We learned a new song for the occasion. Here's the English translation from the original German:

Sing a Song of Spring
F.W. Moeller

When the green buds show, and the March winds blow,
And the birds all call across the meadow
Gay as bird on wing, we'll go wandering
Sing a song of spring the wide world over.

Warm will shine the sun, far from home we'll run,
Greeting ev'ryone so kind and friendly.
As we go we'll sing, tell the world it's Spring,
Make sweet echoes ring the wide world over.

Thursday, March 19, 2009

In the Weeds

THE first mowing of the season is long overdue in our front garden. I was thinking it looked a little shaggy, then shamefully unkempt until this week, when a purple-flowered weed popped into bloom all across the lawn, which looks quite lovely. Now, after spending two hours lying in the 'meadow' examining the different kinds of non-grass and watching the bugs, I rather wish we could keep it long.

What makes a weed a weed? A close look at some of the flowering kinds revealed some pretty little flowers, no less attractive than some you would pay for. The bees certainly make no such arbitrary distinction. They buzzed by the dozen around the purple henbit, oblivious to our presence. Henbit has an interesting shape: it has square stems and the upper leaves fan out, appearing to encircle the entire stem like a wax catcher on a candle.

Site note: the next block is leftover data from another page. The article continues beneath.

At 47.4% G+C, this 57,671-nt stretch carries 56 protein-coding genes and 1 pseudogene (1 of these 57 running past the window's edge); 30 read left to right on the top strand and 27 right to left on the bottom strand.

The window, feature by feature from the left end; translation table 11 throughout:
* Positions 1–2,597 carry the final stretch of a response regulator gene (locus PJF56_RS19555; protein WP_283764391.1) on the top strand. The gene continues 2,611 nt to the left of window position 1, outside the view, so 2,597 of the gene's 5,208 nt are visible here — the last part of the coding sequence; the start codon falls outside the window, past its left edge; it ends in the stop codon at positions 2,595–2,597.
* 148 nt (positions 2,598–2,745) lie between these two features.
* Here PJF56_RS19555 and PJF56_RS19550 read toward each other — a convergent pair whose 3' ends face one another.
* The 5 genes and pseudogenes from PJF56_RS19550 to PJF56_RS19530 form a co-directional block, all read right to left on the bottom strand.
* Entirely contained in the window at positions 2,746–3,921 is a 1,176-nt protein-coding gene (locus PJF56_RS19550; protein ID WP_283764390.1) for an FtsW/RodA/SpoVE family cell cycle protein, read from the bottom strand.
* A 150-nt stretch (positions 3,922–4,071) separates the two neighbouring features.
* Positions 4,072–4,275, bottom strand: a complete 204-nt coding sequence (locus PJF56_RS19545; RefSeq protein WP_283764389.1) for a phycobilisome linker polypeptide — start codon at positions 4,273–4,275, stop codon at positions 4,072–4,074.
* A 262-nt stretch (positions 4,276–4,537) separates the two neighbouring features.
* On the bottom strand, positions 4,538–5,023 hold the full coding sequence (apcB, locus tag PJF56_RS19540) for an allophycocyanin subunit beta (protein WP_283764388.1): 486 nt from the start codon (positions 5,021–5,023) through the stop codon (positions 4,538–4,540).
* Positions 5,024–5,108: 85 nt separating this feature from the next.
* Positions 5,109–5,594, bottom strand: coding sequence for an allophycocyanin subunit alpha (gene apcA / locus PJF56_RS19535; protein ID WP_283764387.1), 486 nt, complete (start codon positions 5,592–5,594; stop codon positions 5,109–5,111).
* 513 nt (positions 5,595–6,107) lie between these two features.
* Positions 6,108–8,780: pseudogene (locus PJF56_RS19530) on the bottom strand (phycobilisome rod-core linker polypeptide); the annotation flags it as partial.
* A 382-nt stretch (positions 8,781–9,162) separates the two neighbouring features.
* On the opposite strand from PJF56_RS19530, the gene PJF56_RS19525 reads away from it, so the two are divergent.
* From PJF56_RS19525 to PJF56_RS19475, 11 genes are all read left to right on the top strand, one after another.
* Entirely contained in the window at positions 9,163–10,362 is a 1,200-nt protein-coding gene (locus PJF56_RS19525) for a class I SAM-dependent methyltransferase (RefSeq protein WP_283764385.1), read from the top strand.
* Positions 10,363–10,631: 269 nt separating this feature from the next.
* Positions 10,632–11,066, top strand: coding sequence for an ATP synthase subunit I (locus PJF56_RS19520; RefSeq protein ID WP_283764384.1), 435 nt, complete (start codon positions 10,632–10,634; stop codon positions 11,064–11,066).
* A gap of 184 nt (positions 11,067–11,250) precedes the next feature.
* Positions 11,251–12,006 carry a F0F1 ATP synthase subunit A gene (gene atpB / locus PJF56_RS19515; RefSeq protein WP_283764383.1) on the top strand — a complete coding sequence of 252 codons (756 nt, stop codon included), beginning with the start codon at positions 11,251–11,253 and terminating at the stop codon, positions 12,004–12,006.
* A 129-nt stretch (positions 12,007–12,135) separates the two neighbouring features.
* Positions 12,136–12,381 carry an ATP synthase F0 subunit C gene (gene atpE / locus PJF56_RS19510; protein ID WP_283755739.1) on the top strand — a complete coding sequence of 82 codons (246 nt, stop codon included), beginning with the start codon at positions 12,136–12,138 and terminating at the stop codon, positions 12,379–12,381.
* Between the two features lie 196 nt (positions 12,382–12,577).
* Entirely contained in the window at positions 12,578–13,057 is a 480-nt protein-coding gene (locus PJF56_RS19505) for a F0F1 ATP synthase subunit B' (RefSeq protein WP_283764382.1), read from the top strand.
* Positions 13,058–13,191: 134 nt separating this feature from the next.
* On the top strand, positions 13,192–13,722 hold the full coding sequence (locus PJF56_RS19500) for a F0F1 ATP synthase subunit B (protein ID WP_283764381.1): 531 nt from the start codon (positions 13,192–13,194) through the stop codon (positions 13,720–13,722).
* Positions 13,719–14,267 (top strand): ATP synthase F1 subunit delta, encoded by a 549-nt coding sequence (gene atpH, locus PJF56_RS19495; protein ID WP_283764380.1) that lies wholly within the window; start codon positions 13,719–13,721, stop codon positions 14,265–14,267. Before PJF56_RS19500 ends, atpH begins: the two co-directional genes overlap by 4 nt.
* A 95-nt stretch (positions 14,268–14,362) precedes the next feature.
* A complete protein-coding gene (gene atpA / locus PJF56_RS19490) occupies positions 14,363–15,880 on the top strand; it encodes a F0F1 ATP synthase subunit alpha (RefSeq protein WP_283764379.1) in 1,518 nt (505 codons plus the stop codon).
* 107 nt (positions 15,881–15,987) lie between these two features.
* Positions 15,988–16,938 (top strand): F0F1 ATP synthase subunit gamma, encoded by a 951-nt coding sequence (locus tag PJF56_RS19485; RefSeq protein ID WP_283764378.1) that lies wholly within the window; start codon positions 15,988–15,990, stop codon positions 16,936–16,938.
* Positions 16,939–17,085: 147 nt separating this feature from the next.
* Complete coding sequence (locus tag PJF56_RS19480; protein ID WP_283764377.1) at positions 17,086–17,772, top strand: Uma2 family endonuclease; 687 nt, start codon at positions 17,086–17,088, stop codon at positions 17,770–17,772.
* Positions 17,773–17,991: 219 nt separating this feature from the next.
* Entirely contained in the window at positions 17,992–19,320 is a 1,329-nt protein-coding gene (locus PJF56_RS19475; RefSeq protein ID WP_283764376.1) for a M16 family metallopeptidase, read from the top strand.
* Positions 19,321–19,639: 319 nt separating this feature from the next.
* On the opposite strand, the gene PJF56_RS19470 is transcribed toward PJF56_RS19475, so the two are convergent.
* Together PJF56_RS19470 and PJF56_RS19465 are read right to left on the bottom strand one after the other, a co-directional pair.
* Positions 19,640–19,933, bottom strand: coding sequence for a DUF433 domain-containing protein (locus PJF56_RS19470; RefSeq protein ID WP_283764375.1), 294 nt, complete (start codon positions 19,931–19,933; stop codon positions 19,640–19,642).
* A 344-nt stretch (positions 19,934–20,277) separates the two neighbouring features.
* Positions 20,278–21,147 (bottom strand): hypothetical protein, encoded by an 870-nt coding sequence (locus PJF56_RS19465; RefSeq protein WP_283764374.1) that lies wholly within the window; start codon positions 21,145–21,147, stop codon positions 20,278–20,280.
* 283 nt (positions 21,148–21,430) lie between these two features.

I was surprised to find a delicate yellow flower on another weed whose leaves I have seen often. This turned out to be sorrel. Native Americans have used different varieties of this plant in different ways: chewing the leaves to alleviate thirst, feeding its crushed bulbs to their horses to enhance their speed, and boiling the plant to make a yellowish-orange dye.

We have no daisies to make chains from nor buttercups to shine under your chin to see if you like butter, like I did as a child. But we found other things to do. We dug up wild onions to look at the bulb and smell the crushed leaves, blew dandelion clocks, watched ladybirds climb up waving stems, gently pushed back leaves to see glittery slug trails and watched ants weave their way around their leafy cities. Emma dug a hole and buried her hand. She noticed how cool it was in the ground, and concluded that roots must prefer cool places and flowers warm places.

"A weed is but an unloved flower."
~Ella Wheeler Wilcox

Sunday, March 15, 2009

The Early Bird

AN early morning walk after rain brings many delights. For Emma, it is jumping in puddles. For Alexander, feeling a wet raindrop on his nose and tongue. It is a magical place where spiderwebs glisten, trees drip, the grass squelches and the air smells fresh.

We stood and watched as dozens of American robins flocked to the soaked baseball fields to take advantage of a delicious worm feast served on a soggy platter. Robins eat earthworms in the morning, then switch to fruit later in the day. I wonder if they would make an exception if there is a rain in the afternoon?

Tuesday, March 10, 2009

Earth, Air, Fire & Water

HOW can we have become so detached from the elements: earth, air, fire and water? They are too messy, dangerous, primitive, and not available in pink.

And yet, take four young children away from the comforts of home and place them in a tent in the middle of the woods, and they could be children of any time in history.

How wonderful to be able to get dirty and wet, feel the musty old leaves, cool new ones, sand, grit, wood on your body without someone immediately running for a washcloth.

To actually feel the difference between hot and cold without heating and air conditioning, warming your body instead through movement, layers, fire and the sun.

To watch fire as it blackens, then consumes its fuel, with a mesmerising dance.

To breathe in a cold, dewy morning.